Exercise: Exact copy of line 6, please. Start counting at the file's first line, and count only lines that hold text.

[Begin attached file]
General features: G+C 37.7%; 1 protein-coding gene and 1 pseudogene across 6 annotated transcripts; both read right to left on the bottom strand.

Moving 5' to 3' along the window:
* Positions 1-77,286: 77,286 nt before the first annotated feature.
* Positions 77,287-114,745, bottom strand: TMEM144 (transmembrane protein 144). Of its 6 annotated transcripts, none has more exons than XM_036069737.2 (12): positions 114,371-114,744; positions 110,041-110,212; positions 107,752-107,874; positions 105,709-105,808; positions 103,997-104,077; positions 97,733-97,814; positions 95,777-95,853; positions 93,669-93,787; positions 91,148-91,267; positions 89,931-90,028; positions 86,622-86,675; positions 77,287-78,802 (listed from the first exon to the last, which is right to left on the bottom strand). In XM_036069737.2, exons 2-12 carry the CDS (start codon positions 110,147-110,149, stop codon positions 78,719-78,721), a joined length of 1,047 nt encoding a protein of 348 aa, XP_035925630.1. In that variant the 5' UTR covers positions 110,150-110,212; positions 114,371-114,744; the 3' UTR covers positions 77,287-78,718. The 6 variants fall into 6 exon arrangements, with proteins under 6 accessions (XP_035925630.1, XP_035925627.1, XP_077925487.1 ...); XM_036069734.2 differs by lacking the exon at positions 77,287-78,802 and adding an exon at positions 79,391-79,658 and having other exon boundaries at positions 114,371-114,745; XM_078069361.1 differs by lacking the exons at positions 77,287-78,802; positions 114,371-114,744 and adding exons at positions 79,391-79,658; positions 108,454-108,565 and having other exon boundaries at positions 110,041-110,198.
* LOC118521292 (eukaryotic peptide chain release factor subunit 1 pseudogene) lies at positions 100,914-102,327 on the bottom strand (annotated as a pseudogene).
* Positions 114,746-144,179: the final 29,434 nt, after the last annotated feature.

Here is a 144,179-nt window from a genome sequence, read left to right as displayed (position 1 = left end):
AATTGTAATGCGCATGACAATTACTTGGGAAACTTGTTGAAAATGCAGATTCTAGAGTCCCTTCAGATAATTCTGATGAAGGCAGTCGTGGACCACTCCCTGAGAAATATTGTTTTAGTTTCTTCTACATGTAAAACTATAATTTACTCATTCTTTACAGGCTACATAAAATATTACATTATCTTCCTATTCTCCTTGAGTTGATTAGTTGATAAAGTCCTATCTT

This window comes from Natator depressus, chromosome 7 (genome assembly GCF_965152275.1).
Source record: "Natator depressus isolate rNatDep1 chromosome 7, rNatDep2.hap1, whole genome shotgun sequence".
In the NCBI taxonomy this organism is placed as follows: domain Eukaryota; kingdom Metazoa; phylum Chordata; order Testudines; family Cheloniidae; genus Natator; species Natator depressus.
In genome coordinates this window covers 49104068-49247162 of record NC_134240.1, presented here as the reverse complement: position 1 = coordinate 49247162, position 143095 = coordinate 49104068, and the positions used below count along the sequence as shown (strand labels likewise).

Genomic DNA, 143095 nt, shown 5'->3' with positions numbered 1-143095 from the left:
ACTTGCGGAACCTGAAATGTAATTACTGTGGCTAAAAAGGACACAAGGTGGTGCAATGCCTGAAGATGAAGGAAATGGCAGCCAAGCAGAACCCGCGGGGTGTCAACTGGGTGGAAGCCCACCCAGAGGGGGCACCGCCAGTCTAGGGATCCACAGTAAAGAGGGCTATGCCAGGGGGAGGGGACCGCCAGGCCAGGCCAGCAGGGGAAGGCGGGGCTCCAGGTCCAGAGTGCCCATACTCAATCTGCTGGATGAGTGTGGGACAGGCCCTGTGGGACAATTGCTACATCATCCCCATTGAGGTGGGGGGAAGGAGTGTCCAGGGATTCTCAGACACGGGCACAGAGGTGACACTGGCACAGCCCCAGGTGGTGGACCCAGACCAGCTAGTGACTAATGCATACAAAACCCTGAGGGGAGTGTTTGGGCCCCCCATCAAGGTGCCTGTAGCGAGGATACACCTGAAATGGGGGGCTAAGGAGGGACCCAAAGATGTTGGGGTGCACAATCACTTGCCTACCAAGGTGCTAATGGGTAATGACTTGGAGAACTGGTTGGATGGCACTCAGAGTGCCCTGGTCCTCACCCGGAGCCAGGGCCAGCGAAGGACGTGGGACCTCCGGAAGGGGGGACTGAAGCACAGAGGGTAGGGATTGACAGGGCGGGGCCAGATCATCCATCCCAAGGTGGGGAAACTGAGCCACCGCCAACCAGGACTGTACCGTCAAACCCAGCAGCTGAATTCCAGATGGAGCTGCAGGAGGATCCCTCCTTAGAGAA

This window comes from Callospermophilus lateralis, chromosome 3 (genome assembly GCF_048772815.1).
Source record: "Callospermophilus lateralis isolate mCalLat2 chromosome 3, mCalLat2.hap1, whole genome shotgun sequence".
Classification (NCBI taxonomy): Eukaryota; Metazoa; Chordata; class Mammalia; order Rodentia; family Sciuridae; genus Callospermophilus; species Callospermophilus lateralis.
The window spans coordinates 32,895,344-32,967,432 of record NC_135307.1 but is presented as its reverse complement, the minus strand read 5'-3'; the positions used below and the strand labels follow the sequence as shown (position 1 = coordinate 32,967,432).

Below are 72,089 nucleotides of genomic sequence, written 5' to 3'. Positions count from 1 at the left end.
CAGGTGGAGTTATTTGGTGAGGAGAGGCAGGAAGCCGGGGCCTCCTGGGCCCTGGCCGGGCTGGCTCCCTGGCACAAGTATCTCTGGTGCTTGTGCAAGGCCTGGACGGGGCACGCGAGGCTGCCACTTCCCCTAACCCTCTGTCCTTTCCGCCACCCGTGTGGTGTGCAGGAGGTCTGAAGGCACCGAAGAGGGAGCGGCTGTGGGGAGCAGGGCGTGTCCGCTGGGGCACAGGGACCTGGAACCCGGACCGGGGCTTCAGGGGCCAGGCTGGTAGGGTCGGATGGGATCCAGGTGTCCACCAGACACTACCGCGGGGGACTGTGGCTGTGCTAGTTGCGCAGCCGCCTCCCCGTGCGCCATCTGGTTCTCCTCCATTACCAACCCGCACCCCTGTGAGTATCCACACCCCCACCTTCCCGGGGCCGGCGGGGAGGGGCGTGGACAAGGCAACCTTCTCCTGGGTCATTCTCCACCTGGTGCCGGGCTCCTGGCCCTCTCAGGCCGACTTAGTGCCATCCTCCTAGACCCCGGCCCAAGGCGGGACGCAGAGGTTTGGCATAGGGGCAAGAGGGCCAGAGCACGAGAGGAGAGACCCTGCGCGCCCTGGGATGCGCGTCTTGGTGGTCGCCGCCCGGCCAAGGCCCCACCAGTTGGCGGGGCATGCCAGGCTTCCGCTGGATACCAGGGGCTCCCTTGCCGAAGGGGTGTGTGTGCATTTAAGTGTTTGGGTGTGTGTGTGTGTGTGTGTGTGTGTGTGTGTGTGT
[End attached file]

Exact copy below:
* Positions 114,746-144,179: the final 29,434 nt, after the last annotated feature.